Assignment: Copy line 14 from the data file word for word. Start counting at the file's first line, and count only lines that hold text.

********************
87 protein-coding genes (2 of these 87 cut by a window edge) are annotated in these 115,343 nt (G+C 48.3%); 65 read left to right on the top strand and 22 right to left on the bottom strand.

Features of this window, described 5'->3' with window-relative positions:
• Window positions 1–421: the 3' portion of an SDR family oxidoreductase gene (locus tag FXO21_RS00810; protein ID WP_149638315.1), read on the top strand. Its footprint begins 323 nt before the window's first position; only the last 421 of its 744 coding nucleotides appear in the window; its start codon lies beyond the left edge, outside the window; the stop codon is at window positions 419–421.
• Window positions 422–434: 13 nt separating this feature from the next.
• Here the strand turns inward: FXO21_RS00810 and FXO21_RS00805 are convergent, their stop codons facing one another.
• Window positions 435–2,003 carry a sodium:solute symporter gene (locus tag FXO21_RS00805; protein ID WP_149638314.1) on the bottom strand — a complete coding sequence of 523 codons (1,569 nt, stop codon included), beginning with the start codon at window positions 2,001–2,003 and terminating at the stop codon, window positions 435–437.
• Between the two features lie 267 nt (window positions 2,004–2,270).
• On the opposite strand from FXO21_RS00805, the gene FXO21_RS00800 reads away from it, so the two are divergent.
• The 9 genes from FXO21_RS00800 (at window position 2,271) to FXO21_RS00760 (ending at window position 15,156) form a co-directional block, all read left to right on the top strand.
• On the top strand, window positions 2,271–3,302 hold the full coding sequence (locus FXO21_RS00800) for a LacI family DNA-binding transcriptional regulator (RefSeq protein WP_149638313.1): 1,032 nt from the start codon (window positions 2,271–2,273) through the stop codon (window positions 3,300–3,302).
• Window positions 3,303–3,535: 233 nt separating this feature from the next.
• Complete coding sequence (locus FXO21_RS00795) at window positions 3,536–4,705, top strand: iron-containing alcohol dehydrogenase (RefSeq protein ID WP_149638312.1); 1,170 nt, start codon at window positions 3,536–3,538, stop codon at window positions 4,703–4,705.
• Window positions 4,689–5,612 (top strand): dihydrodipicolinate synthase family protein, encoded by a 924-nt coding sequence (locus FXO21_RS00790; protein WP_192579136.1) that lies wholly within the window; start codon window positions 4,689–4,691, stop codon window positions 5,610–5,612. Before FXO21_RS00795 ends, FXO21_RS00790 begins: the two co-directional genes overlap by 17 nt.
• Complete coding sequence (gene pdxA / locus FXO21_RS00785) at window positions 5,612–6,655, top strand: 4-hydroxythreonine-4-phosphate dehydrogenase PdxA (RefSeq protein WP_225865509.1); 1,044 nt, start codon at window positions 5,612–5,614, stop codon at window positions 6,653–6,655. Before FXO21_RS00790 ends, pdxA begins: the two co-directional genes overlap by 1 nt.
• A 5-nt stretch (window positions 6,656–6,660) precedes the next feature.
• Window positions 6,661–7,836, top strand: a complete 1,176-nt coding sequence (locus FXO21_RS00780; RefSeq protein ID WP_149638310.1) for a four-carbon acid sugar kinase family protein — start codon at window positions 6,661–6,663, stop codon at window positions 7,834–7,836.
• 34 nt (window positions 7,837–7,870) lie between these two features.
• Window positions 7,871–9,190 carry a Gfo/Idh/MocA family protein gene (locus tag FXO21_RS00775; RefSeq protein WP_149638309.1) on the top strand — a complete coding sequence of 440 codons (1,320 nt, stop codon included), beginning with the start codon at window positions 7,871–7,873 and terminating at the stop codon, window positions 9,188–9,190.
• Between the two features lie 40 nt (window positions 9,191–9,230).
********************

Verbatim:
• Complete coding sequence (gene pdxA / locus FXO21_RS00785) at window positions 5,612–6,655, top strand: 4-hydroxythreonine-4-phosphate dehydrogenase PdxA (RefSeq protein WP_225865509.1); 1,044 nt, start codon at window positions 5,612–5,614, stop codon at window positions 6,653–6,655. Before FXO21_RS00790 ends, pdxA begins: the two co-directional genes overlap by 1 nt.